Distinct qualities of your average Southern California doper include dirty feet, rotten teeth and matted hair. Their sullied living conditions vary in size, ranging from the small bungalows in windswept Gordita Beach to the cavernous mansions in Topanga Canyon. When encountering said dopers, expect rampant drug use, astrologically inclined conversation and the occasional sexual rendezvous with strangers. Considering the threat these deviants pose to our honest and hardworking society, they must be stopped, by any means necessary.
The above paragraph could have been written by any number of conservative outfits operating subversively throughout Thomas Pynchon's sandy 1970s noir, Inherent Vice. Such institutions (the FBI, the LAPD, the Department of Justice, the Nixon administration and an anti-communist group called Vigilant California) seek to undermine all areas of American counterculture. Each plays a dastardly role in Paul Thomas Anderson's brilliant film adaptation, an airy, rhythmic and raspy mystery comedy encased in a bubble of pot smoke. The film sides with spaced-out hippies and militant minorities who live (and occasionally die) on the fringes of society, some desperate to change the world, others hoping to bring their own lives back into alignment.
Larry "Doc" Sportello (Joaquin Phoenix), a disheveled and tenacious private investigator, represents the kind of dazed outlier who threatens everything capitalist America stands for. Anderson's dreamlike opening sequence finds Doc's ex-flame, Shasta Fay Hepworth (a beguiling Katherine Waterson), dropping back into his life, spinning a serpentine yarn about a powerful real-estate mogul (Eric Roberts) and his conniving wife, who hopes to steal his fortune. It's the first breadcrumb in a long and meandering story of vipers and swindlers, musicians-turned-informants and cops-turned-actors, all of whom populate a vision of Los Angeles with one foot in the past and another in an uncertain future.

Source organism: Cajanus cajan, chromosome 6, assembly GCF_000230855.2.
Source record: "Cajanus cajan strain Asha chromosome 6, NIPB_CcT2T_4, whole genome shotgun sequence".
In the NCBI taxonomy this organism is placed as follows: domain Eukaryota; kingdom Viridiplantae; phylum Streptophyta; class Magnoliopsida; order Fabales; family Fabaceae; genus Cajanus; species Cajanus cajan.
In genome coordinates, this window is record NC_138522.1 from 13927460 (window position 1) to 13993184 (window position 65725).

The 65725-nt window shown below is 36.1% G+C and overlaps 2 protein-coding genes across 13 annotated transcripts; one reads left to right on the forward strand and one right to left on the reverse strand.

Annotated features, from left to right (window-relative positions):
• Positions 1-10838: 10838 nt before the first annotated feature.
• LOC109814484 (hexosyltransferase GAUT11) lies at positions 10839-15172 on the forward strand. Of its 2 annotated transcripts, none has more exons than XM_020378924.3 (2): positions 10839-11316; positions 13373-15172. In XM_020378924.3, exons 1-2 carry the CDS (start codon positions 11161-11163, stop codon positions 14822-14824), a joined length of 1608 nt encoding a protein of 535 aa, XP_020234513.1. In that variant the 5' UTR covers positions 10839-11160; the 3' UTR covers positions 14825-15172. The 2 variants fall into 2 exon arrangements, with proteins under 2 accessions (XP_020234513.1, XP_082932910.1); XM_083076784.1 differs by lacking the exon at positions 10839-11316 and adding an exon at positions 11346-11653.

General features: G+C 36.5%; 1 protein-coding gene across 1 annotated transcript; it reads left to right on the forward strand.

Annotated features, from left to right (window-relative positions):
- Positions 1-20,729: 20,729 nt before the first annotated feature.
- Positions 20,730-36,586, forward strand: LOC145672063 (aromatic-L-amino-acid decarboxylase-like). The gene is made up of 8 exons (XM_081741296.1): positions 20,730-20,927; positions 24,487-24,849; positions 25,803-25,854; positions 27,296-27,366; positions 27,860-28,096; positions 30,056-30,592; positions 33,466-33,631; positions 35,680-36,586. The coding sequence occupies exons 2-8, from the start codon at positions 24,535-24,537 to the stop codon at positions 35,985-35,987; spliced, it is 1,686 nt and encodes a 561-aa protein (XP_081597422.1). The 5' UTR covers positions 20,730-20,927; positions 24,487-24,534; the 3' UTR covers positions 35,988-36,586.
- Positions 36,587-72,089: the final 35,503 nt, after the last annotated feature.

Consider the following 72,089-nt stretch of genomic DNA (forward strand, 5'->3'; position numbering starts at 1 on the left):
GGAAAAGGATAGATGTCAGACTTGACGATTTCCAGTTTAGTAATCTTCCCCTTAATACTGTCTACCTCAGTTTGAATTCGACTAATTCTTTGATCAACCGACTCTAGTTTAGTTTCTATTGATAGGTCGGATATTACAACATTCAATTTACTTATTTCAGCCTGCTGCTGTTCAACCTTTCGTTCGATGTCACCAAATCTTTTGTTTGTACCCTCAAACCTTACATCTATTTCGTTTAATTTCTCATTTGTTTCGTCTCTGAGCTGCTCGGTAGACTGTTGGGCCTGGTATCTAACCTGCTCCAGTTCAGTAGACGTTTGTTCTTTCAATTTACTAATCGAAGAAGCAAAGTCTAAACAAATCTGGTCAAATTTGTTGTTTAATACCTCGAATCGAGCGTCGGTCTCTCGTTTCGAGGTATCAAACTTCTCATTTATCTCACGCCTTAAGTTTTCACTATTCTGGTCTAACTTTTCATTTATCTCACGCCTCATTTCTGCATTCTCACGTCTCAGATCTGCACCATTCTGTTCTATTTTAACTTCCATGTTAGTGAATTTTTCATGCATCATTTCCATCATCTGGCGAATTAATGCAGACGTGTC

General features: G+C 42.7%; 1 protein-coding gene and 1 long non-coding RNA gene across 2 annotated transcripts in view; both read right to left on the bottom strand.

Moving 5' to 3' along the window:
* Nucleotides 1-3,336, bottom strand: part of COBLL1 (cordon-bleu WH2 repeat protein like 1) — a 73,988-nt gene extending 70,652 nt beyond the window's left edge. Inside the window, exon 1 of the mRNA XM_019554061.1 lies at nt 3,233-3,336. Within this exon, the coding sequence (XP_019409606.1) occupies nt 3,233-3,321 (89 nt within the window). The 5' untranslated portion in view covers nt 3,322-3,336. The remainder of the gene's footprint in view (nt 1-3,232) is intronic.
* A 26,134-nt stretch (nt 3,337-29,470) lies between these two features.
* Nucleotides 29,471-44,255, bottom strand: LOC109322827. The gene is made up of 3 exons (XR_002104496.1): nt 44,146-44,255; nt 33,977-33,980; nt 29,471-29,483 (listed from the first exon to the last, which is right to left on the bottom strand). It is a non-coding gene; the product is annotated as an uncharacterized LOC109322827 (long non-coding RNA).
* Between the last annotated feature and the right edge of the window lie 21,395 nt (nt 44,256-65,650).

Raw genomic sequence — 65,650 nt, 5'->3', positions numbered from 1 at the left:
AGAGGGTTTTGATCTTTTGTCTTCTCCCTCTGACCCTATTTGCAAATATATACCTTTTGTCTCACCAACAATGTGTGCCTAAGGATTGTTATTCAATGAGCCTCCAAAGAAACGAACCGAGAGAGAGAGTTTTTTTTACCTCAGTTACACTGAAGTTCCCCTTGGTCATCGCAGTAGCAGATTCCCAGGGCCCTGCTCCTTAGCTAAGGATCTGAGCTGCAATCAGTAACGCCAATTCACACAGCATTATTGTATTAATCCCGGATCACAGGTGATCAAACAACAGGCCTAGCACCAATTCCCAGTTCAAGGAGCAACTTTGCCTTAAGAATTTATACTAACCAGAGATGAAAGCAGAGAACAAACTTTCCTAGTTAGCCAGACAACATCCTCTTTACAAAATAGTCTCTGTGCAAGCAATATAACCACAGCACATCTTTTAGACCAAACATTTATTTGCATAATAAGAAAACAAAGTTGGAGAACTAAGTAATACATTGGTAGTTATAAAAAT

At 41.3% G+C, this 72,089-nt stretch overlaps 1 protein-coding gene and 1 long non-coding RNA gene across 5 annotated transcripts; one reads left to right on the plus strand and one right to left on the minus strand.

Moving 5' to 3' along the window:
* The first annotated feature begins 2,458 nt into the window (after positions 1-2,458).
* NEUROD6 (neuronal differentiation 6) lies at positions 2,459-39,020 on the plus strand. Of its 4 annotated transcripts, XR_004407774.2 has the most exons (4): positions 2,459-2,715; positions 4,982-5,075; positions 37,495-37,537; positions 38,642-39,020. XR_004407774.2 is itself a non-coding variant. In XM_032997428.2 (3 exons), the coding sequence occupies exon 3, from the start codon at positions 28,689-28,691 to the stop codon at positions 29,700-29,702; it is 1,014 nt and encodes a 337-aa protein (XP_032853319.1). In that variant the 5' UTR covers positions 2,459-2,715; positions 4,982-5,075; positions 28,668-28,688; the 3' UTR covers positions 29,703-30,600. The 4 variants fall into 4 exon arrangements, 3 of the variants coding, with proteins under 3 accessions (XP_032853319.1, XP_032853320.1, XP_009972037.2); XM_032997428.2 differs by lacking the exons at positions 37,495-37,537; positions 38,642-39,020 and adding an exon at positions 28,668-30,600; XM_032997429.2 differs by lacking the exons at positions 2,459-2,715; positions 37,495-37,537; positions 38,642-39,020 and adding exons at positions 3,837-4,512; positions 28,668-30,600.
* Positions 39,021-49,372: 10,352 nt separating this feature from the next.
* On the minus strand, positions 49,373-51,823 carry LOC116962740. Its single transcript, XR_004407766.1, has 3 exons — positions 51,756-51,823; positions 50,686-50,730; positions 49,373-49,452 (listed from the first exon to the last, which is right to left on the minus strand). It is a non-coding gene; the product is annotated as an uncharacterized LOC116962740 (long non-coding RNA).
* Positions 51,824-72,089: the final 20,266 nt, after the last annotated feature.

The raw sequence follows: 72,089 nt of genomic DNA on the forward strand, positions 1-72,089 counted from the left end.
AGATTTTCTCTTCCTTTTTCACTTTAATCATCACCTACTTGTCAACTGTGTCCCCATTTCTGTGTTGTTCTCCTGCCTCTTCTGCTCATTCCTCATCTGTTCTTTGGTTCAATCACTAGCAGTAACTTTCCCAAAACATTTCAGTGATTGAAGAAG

Inherent Vice follows Doc's ensuing investigation, a pitfall-laden cruise through the alleyways and side streets of a city being ripped open by seedy land deals and a corrupt police force. Charles Manson, the Black Panthers, the Vietnam War, blacklisted actors, governmental collusion and folk music all play roles in the dense narrative. Within this context, Anderson examines the clash between gonzo lifestyles and paranoid sensibilities. Plot, in the traditional sense, matters less than the feeling of details and how they add up within personal relationships mired in conflict.
Pynchon's cyclical prose meshes perfectly with Anderson's formidable camera movement and playful visual sensibilities. Occasional bits of slapstick comedy erupt, but Inherent Vice resonates most during its more tender moments. Each of the interlocking stories, whether it's Doc's pursuit of Shasta or one involving a melancholic saxophone player (Owen Wilson), follows unique characters "gliding away into different fates," as expressed by Joanna Newsom's raspy narration. Her words give the film its mystical heart, commenting on the fateful folly with love and admiration for the surreal.
Through what may seem like an irreverent path, Inherent Vice, which opens Friday, Jan. 9, captures many of the pertinent ideas and contradictions that connect its time period with our own. The blatant disregard for civil rights perpetrated in comedic fashion by Josh Brolin's bullish cop would be outrageous if they weren't rooted in a disturbing insecurity and doubt of the male warrior ego that still rears its ugly head to this day. Taking a cue from Altman's The Long Goodbye and Polanski's Chinatown, the film exposes the extent to which white politicians wield power in order to control the lower classes.
Yet Inherent Vice doesn't condone revenge or rebellion. It suggests, rather bravely, that redemption and friendship hold more weight than money and influence. Anderson's whimsical, offbeat detective yarn stands up to the system by blowing a gigantic plume of smoky positive energy right back in its face, hoping the contact high will make a difference.